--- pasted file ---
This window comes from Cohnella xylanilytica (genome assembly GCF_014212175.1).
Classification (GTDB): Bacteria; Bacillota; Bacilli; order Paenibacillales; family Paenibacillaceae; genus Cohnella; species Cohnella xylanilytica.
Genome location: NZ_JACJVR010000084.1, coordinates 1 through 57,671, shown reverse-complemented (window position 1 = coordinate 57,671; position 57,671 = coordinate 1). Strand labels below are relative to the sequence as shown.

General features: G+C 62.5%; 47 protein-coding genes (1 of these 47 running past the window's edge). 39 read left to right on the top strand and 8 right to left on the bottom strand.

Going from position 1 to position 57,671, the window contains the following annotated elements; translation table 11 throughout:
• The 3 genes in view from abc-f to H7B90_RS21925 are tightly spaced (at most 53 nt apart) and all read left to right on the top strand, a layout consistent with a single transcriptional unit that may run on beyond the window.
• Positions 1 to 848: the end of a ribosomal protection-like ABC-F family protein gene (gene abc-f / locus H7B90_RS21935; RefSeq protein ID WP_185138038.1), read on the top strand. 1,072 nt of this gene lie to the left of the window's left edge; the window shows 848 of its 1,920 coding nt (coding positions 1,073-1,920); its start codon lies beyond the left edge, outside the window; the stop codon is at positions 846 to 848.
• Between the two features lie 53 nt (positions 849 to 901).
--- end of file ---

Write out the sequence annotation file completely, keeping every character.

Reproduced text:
This window comes from Cohnella xylanilytica (genome assembly GCF_014212175.1).
Classification (GTDB): Bacteria; Bacillota; Bacilli; order Paenibacillales; family Paenibacillaceae; genus Cohnella; species Cohnella xylanilytica.
Genome location: NZ_JACJVR010000084.1, coordinates 1 through 57,671, shown reverse-complemented (window position 1 = coordinate 57,671; position 57,671 = coordinate 1). Strand labels below are relative to the sequence as shown.

General features: G+C 62.5%; 47 protein-coding genes (1 of these 47 running past the window's edge). 39 read left to right on the top strand and 8 right to left on the bottom strand.

Going from position 1 to position 57,671, the window contains the following annotated elements; translation table 11 throughout:
• The 3 genes in view from abc-f to H7B90_RS21925 are tightly spaced (at most 53 nt apart) and all read left to right on the top strand, a layout consistent with a single transcriptional unit that may run on beyond the window.
• Positions 1 to 848: the end of a ribosomal protection-like ABC-F family protein gene (gene abc-f / locus H7B90_RS21935; RefSeq protein ID WP_185138038.1), read on the top strand. 1,072 nt of this gene lie to the left of the window's left edge; the window shows 848 of its 1,920 coding nt (coding positions 1,073-1,920); its start codon lies beyond the left edge, outside the window; the stop codon is at positions 846 to 848.
• Between the two features lie 53 nt (positions 849 to 901).